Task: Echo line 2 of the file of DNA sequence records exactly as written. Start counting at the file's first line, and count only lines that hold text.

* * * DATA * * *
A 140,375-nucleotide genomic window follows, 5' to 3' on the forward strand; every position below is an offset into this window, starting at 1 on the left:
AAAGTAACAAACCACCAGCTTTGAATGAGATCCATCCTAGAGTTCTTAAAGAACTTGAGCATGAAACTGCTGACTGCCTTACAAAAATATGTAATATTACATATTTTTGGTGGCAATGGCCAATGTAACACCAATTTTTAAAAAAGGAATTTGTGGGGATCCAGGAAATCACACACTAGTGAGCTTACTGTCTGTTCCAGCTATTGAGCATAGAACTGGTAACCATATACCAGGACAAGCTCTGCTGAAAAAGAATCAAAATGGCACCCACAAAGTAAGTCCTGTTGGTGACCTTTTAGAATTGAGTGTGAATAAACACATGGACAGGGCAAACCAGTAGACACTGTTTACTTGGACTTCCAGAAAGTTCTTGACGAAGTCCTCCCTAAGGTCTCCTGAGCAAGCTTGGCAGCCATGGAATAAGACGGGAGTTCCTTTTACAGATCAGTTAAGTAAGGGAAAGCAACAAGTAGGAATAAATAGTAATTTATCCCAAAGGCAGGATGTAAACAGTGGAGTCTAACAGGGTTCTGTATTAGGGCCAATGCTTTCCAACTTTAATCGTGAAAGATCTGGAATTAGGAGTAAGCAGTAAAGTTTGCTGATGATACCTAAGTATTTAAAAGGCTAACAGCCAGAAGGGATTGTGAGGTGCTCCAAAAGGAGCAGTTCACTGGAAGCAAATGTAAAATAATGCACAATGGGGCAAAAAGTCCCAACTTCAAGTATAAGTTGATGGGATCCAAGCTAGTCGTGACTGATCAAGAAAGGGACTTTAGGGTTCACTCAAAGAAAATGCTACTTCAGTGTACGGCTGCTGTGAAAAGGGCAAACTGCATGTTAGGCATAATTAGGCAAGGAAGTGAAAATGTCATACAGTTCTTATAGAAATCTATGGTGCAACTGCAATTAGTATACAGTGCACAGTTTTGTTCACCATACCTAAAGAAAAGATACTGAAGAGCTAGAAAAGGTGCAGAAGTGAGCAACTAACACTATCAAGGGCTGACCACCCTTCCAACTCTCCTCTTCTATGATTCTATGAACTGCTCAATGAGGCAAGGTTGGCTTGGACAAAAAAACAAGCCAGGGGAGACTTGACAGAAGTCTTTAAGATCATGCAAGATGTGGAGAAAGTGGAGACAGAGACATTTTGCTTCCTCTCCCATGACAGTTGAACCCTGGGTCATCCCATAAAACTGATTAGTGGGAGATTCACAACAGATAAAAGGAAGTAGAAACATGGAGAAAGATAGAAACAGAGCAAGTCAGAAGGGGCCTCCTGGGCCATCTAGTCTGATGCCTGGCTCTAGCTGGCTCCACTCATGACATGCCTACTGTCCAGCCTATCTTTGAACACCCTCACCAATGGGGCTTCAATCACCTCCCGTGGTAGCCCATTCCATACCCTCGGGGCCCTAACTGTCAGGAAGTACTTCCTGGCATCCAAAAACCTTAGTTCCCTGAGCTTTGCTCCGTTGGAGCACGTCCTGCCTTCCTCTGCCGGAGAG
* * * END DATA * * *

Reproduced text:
AAAGTAACAAACCACCAGCTTTGAATGAGATCCATCCTAGAGTTCTTAAAGAACTTGAGCATGAAACTGCTGACTGCCTTACAAAAATATGTAATATTACATATTTTTGGTGGCAATGGCCAATGTAACACCAATTTTTAAAAAAGGAATTTGTGGGGATCCAGGAAATCACACACTAGTGAGCTTACTGTCTGTTCCAGCTATTGAGCATAGAACTGGTAACCATATACCAGGACAAGCTCTGCTGAAAAAGAATCAAAATGGCACCCACAAAGTAAGTCCTGTTGGTGACCTTTTAGAATTGAGTGTGAATAAACACATGGACAGGGCAAACCAGTAGACACTGTTTACTTGGACTTCCAGAAAGTTCTTGACGAAGTCCTCCCTAAGGTCTCCTGAGCAAGCTTGGCAGCCATGGAATAAGACGGGAGTTCCTTTTACAGATCAGTTAAGTAAGGGAAAGCAACAAGTAGGAATAAATAGTAATTTATCCCAAAGGCAGGATGTAAACAGTGGAGTCTAACAGGGTTCTGTATTAGGGCCAATGCTTTCCAACTTTAATCGTGAAAGATCTGGAATTAGGAGTAAGCAGTAAAGTTTGCTGATGATACCTAAGTATTTAAAAGGCTAACAGCCAGAAGGGATTGTGAGGTGCTCCAAAAGGAGCAGTTCACTGGAAGCAAATGTAAAATAATGCACAATGGGGCAAAAAGTCCCAACTTCAAGTATAAGTTGATGGGATCCAAGCTAGTCGTGACTGATCAAGAAAGGGACTTTAGGGTTCACTCAAAGAAAATGCTACTTCAGTGTACGGCTGCTGTGAAAAGGGCAAACTGCATGTTAGGCATAATTAGGCAAGGAAGTGAAAATGTCATACAGTTCTTATAGAAATCTATGGTGCAACTGCAATTAGTATACAGTGCACAGTTTTGTTCACCATACCTAAAGAAAAGATACTGAAGAGCTAGAAAAGGTGCAGAAGTGAGCAACTAACACTATCAAGGGCTGACCACCCTTCCAACTCTCCTCTTCTATGATTCTATGAACTGCTCAATGAGGCAAGGTTGGCTTGGACAAAAAAACAAGCCAGGGGAGACTTGACAGAAGTCTTTAAGATCATGCAAGATGTGGAGAAAGTGGAGACAGAGACATTTTGCTTCCTCTCCCATGACAGTTGAACCCTGGGTCATCCCATAAAACTGATTAGTGGGAGATTCACAACAGATAAAAGGAAGTAGAAACATGGAGAAAGATAGAAACAGAGCAAGTCAGAAGGGGCCTCCTGGGCCATCTAGTCTGATGCCTGGCTCTAGCTGGCTCCACTCATGACATGCCTACTGTCCAGCCTATCTTTGAACACCCTCACCAATGGGGCTTCAATCACCTCCCGTGGTAGCCCATTCCATACCCTCGGGGCCCTAACTGTCAGGAAGTACTTCCTGGCATCCAAAAACCTTAGTTCCCTGAGCTTTGCTCCGTTGGAGCACGTCCTGCCTTCCTCTGCCGGAGAG